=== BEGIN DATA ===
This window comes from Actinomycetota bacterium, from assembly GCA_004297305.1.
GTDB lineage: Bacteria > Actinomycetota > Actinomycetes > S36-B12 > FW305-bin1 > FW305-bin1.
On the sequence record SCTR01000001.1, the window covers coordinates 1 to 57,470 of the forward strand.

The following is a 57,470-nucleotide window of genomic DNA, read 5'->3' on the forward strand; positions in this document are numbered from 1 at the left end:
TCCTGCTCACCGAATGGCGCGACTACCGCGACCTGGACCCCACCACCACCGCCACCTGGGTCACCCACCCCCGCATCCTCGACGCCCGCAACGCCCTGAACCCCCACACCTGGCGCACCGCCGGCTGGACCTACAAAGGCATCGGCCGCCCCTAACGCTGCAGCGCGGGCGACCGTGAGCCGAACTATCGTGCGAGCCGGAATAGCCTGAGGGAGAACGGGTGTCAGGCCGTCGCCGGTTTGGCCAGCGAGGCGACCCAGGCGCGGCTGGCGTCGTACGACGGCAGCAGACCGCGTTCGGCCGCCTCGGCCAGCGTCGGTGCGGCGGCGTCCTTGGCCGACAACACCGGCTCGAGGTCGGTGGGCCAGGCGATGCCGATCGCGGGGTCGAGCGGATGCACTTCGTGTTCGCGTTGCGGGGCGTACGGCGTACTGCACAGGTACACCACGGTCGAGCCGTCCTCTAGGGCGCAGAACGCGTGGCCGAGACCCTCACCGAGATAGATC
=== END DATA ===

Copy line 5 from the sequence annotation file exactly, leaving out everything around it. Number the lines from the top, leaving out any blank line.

TCCTGCTCACCGAATGGCGCGACTACCGCGACCTGGACCCCACCACCACCGCCACCTGGGTCACCCACCCCCGCATCCTCGACGCCCGCAACGCCCTGAACCCCCACACCTGGCGCACCGCCGGCTGGACCTACAAAGGCATCGGCCGCCCCTAACGCTGCAGCGCGGGCGACCGTGAGCCGAACTATCGTGCGAGCCGGAATAGCCTGAGGGAGAACGGGTGTCAGGCCGTCGCCGGTTTGGCCAGCGAGGCGACCCAGGCGCGGCTGGCGTCGTACGACGGCAGCAGACCGCGTTCGGCCGCCTCGGCCAGCGTCGGTGCGGCGGCGTCCTTGGCCGACAACACCGGCTCGAGGTCGGTGGGCCAGGCGATGCCGATCGCGGGGTCGAGCGGATGCACTTCGTGTTCGCGTTGCGGGGCGTACGGCGTACTGCACAGGTACACCACGGTCGAGCCGTCCTCTAGGGCGCAGAACGCGTGGCCGAGACCCTCACCGAGATAGATC